Many accounts of living with a disabling incapacity begin at the beginning–the discovery at birth of a supposed “defect,” the account of genetic anomaly, genetic test, or catastrophic accident. The narrative develops chronologically after the advent of incapacity, all the while implicitly articulating events into a consequential order. Moving through time is simultaneously moving through space, of course, and that space is three-dimensional, oriented by a single vanishing point in the distance toward which the narrative moves as it develops. You conjure this space in your imagination as you read, and discover the common horizon that organizes the trajectories of all the characters, including yourself as you become absorbed in the story. You enter into the scenes and follow the incapacitated person as she seeks to regain lost abilities or discover new ones, and sympathize when she must persevere through setbacks and disappointments. Authors and audience alike rely on common sense, and the story moves sequentially from beginning to end.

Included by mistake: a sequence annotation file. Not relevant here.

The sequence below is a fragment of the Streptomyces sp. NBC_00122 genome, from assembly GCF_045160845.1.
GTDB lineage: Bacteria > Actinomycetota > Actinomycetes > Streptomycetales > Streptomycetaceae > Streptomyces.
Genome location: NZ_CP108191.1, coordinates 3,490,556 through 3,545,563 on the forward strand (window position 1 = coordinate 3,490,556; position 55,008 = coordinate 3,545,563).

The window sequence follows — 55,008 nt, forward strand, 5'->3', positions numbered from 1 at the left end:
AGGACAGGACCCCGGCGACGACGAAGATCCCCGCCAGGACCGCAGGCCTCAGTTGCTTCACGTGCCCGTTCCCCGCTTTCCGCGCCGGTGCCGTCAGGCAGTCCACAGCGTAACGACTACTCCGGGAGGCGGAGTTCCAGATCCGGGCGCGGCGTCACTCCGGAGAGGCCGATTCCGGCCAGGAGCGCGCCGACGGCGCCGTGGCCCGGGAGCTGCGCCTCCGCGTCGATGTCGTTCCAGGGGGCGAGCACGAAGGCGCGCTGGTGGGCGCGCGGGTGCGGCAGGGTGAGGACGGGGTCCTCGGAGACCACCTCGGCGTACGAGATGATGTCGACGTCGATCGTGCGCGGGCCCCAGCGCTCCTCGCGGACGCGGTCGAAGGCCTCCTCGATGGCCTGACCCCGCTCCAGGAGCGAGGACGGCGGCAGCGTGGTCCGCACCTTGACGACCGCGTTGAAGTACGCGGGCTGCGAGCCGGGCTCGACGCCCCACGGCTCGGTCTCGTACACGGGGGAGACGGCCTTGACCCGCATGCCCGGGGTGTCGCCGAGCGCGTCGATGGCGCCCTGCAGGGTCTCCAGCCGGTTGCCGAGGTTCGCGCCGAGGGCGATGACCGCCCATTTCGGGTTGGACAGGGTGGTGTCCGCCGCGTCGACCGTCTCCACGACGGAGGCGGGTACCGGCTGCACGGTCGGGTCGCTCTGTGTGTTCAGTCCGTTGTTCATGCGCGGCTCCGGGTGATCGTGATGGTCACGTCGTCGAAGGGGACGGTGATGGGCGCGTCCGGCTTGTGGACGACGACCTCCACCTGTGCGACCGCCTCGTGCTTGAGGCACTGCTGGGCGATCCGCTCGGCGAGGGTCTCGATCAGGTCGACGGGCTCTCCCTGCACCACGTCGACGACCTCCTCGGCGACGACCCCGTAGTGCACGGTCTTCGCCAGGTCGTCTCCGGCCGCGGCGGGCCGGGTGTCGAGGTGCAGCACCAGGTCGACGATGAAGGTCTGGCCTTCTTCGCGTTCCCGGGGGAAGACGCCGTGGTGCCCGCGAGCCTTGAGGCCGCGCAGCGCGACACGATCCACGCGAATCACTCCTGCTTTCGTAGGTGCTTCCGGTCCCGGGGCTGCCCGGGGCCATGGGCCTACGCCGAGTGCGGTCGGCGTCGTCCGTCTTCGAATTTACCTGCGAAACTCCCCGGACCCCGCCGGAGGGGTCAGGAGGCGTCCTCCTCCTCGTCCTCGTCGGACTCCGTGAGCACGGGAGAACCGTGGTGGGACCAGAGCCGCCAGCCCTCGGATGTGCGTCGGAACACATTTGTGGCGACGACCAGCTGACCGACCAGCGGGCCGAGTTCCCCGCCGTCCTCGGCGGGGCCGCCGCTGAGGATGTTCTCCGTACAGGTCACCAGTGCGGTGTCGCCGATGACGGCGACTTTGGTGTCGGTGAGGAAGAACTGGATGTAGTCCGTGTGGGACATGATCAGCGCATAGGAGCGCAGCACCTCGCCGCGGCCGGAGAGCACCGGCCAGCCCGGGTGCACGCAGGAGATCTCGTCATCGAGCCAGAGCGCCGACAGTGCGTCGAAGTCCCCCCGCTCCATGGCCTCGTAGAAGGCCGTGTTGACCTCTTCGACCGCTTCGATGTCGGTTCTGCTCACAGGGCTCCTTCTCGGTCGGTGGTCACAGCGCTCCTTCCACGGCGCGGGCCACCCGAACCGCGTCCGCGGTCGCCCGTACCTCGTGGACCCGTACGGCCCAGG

Then, a page later, she continues with the rub of her analysis, that this realist expectation creates an arc toward a “satisfying sense of conclusion”:

Narratives of disability may be grim at some points, but they almost always move toward a satisfying conclusion of lessons learned and life recalibrated to accommodate, even celebrate, a new way of being in the world.

And yet, she warns,

Nothing of the sort is happening here, because I can’t resolve the intractable difficulties of disabling incapacity, any more than I can suggest that everything will be (more or less) okay. Even the most accomplished cripple you can imagine is undone, and living some part of her life in another dimension, under a different dispensation than that of realist representation.